Big Ten Wonk
Friday, February 23, 2007
BONUS reader-directed Friday edition!
Don't just mutter ineffectually; email me!

Lately, don't know why, I've been in a groove where I've been posting just one email per day. As a result, the quality missives from readers have been gathering in a big pile in the palatial conference room here at HQ.

So let's get to 'em!

Equal is not just faux sugar
On Wednesday I said this about Michigan State:

I can't repeat this often enough: this is the scariest 7-6 in-conference team around. Scary because they already play D, they already hit the boards (see last night), they even shoot pretty well. Their only weakness--and it's huge--is that they kill themselves with turnovers. If they can merely hold on to the ball, you're looking at a team that's the equal of Wisconsin and Ohio State. Repeat: equal.

The readers respond!

Huge Sparty fan here.

We are not the equal of OSU, no way. Greg Oden is the main difference. They can score in the paint, we cannot. We rely on Neitzel to play Superman--check out what happens when he has an off night.

Just sayin.

Bill B.

You sell your men short, Bill! MSU's defense is so good they're in games even if Neitzel's not wearing a cape that day. The problem here is turnovers....

To grasp how equal MSU would be if they'd stop coughing up the ball, you first must grasp just how Edvard Munch-level horrific their number of turnovers truly has been. Brace yourself:

Michigan State has given the ball away on 26 percent of their possessions in Big Ten play this season. That's the highest number of turnovers I've seen in three seasons of tracking this kind of thing in the Big Ten.

Better yet, let me phrase this in terms a Spartan fan will appreciate: that's more turnovers than Michigan's committed this year. More turnovers, even, than Michigan's historically undermanned 2005 team. (Ye gods.)

So I say it again and I mean it literally: if Tom Izzo's team cut down on the turnovers, they would be the equal of Ohio State and Wisconsin. The MSU defense is already equal to that of the Buckeyes and Badgers. Michigan State shoots a hair better from the floor than those two teams. And they do much better on the offensive glass. QED: normal number of turnovers, equal performance.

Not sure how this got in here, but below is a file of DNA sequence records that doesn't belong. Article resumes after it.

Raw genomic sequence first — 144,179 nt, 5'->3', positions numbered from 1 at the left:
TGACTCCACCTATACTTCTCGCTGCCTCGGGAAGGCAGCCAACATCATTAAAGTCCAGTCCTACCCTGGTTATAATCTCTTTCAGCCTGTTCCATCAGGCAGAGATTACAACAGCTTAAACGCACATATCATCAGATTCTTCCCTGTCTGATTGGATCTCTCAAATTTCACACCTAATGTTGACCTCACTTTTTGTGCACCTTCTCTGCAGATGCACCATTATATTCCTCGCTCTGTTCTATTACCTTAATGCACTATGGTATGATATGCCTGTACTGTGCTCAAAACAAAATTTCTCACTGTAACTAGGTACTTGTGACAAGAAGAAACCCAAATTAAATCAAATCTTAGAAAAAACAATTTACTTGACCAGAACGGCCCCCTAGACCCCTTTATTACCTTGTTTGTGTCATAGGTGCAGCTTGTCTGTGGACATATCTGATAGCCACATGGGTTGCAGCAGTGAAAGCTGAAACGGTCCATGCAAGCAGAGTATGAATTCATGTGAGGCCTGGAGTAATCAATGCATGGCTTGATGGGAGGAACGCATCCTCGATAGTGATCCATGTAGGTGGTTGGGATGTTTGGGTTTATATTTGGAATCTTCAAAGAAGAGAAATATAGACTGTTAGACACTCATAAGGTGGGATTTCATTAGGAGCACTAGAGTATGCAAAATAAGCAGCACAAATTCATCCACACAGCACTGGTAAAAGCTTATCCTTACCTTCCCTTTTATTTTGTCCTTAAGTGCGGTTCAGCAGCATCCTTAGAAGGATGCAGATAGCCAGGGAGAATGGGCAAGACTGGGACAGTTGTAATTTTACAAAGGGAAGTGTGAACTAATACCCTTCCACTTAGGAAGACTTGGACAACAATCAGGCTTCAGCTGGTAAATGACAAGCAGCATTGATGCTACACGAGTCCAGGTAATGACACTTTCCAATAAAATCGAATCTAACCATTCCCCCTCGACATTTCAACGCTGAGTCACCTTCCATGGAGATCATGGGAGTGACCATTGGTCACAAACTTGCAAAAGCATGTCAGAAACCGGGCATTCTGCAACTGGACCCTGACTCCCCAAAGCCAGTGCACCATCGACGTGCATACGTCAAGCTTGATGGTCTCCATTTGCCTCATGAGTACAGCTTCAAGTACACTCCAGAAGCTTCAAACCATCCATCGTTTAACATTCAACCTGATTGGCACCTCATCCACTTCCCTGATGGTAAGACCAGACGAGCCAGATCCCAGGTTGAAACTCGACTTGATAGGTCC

Believe it.

I've seen the TO and the damage done....
So, basically the only thing preventing one's effective FG percentage from turning directly into points per possession is one's turnover rate, correct? But a turnover rate of zero is pretty much impossible as is a 100 percent eFG. What I'm wondering is, then, what is the optimal expected PPP, eFG and turnover rate in the Big Ten and, if you've got the reach, the rest of the major conferences?

I think that info could be translated into some interesting rate stats that determine exactly how many points are being sapped by turnovers. Oh, and offensive rebounding probably should figure in, too, since those are low-turnover, high scoring percentage possessions often times.

Colin J.

As of this morning here are exactly how many points are being sapped away by each turnover committed by each Big Ten team:

Points per TO-less possession (conf. games only)
1. Michigan State (1.38)
2. Indiana (1.35)
3. Ohio State (1.35)
4. Wisconsin (1.33)
5. Michigan (1.32)
6. Iowa (1.31)
7. Purdue (1.28)
8. Penn State (1.27)
9. Minnesota (1.21)
10. Illinois (1.19)
11. Northwestern (1.09)

This, of course, is merely a measure of how well each team shoots, hits the offensive glass, and makes free throws in a frictionless TO-less universe. (In other words, what the world would be like if everyone played Stanford every game. Hi-yo!...Sorry. Little hoops geek humor there.)

Hopefully this shows why I talk about Michigan State's turnovers: it's not just that they commit the most. It's that each turnover hurts them more than it does any other Big Ten team. As opposed to, say, Illinois, another team that coughs up the ball from time to time. But the men in orange can't throw the ball in the ocean from a rowboat anyway so what's the big deal about a turnover?